Sons Of Liberty - Brush-Fires Of The Mind
Century Media
Heavy Metal
9 songs (45:56)
Release year: 2010
Sons Of Liberty, Century Media
Reviewed by Aleksie
As I’m sure at least Iced Earth-fans have known for a good time, not too long ago the group’s main man Jon Schaffer experienced a powerful socio-political awakening and subsequently put together a new musical project, Sons of Liberty. Although to call it just a musical project today would probably be selling it very short, but more on that near the end of this review.

Musically speaking, Brush-Fires Of The Mind is relatively basic, hard-driving and riff-based heavy metal that in this context clearly harkens back to Iced Earth’s earlier days. In fact, I’d go on to say that those who have felt that IE’s material has been too grandiose and epic in scope for their tastes since The Glorious Burden should like this release real good. The riffage isn’t predominantly as thrashy as those longing for the stylings of Stormrider and Burnt Offerings would probably like it to be (even though Jekyll Island and We The People do their best to speed it up for the moshpitmongers), but the metallic approach throughout the album is a lot “rootsier” than say on the recent Something Wicked-album duo. Even when churning in mid-tempo, the fists are pumping strong with cuts like Indentured Servitude, Don’t Tread On Me and False Flag while The Cleansing Wind hands out a nice breather as a slightly up-tempo acoustic ballad. The large amount of guitar solos (at least compared to IE-albums, I’d say) is also very pleasing.

Schaffer handles the lead vocal duties himself and I gotta say, does a great job at it. While his recognizable bark has been doing a fine job for the few lead appearances it has made since Stormrider, he sounds very confident and fired up on every tune here, singing in a more clean tone than I expected and even sounding just a bit like band mate Matt Barlow at times. The confidence is easy to understand as it’s clear that the subject matter at hand is coming damn straight from Schaffer’s heart.

This is a political record no doubt, but not about partisan politics, as Schaffer wants to specify in an open letter included in the inner sleeve of the album. The illustrations in said sleeve depict, for example, George W. Bush and Barack Obama on a similar level of criminality. The songs revolve around the American Federal Reserve System and how Schaffer sees that the corruption present in the relations of the federal government and the banking industry are bringing down the values of the American revolution, the local constitution, life as we know it, etc. Although I believe Schaffer when he stresses in the aforementioned letter that “This is not an American issue, it is a worldwide issue”, I still have to admit that I would probably find the message herein even more compelling if I was American myself.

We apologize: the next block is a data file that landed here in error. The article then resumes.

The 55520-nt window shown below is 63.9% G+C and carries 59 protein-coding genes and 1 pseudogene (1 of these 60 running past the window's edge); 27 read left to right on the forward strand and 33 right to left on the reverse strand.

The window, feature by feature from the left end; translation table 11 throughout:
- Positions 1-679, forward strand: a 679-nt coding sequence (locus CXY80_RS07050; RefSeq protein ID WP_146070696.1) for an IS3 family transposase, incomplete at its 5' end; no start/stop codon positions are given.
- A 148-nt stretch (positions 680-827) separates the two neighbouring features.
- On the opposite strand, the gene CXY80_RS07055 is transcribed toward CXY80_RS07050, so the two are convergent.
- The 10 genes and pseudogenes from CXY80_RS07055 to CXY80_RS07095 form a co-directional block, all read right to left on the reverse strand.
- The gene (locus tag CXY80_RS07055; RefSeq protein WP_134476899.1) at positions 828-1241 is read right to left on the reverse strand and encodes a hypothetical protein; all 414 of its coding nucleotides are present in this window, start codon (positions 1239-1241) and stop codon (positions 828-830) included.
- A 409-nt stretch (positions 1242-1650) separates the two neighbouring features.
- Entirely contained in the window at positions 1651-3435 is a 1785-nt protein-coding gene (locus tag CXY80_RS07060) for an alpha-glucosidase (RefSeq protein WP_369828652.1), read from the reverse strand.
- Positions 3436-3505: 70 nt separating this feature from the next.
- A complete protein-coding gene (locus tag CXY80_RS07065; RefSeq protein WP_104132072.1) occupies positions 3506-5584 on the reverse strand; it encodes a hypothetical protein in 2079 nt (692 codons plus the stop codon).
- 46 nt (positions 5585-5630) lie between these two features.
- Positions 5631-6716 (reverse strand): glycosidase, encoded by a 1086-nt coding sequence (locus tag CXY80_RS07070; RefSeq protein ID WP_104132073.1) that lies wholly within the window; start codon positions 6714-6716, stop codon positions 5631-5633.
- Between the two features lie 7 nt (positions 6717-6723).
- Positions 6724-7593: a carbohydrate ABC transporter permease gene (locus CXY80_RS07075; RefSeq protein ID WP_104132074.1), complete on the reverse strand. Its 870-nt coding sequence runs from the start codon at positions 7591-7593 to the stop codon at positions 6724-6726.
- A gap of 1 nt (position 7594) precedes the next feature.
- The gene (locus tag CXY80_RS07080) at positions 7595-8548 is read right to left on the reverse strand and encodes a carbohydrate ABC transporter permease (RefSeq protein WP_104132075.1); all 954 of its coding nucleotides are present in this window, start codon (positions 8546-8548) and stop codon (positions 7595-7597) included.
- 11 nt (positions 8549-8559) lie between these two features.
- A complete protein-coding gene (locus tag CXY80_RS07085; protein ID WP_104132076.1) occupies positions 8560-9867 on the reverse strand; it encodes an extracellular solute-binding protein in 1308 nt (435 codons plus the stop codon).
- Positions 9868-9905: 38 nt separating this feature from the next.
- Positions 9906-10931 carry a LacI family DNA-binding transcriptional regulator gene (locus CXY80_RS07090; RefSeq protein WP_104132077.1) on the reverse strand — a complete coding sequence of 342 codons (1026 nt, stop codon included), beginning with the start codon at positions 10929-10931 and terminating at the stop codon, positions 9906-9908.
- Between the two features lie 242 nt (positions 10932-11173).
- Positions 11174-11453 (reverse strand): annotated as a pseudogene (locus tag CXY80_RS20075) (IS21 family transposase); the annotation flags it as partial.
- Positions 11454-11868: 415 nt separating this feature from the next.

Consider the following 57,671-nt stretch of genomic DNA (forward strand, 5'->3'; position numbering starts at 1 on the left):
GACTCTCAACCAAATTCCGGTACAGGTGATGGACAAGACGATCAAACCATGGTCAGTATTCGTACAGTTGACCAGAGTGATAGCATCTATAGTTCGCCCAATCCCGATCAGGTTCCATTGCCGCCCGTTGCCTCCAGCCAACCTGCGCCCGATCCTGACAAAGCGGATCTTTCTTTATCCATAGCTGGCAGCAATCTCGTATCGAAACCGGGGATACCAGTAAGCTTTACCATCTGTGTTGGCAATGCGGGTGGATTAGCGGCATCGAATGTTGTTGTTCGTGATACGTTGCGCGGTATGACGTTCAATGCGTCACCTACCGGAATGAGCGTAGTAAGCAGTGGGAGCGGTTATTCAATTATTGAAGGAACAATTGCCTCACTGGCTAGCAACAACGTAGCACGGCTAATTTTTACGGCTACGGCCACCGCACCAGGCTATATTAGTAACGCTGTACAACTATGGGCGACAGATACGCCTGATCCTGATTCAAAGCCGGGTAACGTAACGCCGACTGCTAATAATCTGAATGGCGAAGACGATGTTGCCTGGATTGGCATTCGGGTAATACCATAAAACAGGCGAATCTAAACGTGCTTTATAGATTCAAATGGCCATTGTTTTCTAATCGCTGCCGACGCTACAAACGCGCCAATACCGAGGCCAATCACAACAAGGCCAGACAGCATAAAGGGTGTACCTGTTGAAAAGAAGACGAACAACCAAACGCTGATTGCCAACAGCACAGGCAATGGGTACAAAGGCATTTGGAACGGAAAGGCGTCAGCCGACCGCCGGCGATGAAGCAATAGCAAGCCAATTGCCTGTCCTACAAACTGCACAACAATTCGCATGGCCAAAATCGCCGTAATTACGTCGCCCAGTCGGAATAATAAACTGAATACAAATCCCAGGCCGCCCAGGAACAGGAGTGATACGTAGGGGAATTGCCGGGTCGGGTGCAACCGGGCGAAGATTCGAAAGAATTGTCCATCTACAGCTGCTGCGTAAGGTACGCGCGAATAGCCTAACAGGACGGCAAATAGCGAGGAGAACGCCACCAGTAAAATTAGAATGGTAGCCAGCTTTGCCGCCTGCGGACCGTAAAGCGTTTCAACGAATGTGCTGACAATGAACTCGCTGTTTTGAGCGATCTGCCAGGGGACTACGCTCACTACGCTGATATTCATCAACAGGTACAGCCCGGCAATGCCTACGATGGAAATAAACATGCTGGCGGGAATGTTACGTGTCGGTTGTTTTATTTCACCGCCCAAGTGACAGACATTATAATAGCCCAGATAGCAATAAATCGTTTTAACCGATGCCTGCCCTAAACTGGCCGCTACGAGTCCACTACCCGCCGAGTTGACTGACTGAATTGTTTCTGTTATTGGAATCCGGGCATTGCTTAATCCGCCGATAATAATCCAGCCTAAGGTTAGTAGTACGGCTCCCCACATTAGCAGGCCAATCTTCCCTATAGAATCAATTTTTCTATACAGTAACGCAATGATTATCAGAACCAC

Despite this factor, I can also greatly admire that Schaffer has went into a project like this with such a dedicated method. One can easily find generally agreeable rants on the harms caused by say, corruption and a general hunger for power in several songs from Kreator to Exodus to Testament and many more, but Sons of Liberty has a lot more specific aim and goes at it hard. One of the most notable lines in the inner sleeve here is Schaffer’s outright recommendation to “copy this CD for friends and strangers and set brush-fires in the minds of men and women all over the globe.” Just a detail which shows you Schaffer’s dedication to this evident mission of his, carried on for example by the myriad of interviews, links and book/movie recommendations that are listed at the Sons of Liberty-website. Anyone interested on his vision behind this record should definitely go and check it out.

On that note, I guess it would be relatively easy to find this album preachy or over-bearing with the message eclipsing the music, depending on your stance to music delving in general into social commentary. Personally, I’ve never has a problem with that, on the contrary I’ve often found music all the better for it. So while Schaffer’s call to arms on Brush-fires of the Mind isn’t the kind that has me unquestioningly leaping at the barricades, I find it a very interesting and respectable personal statement about the state of our world, which also leaves me waiting for more Sons of Liberty-releases. Although most of all I hope that Iced Earth will keep releasing material at a steady pace regardless.

Killing Songs :
Jekyll Island, Don't Tread On Me, False Flag, Indentured Servitude & We The People
Aleksie quoted 86 / 100
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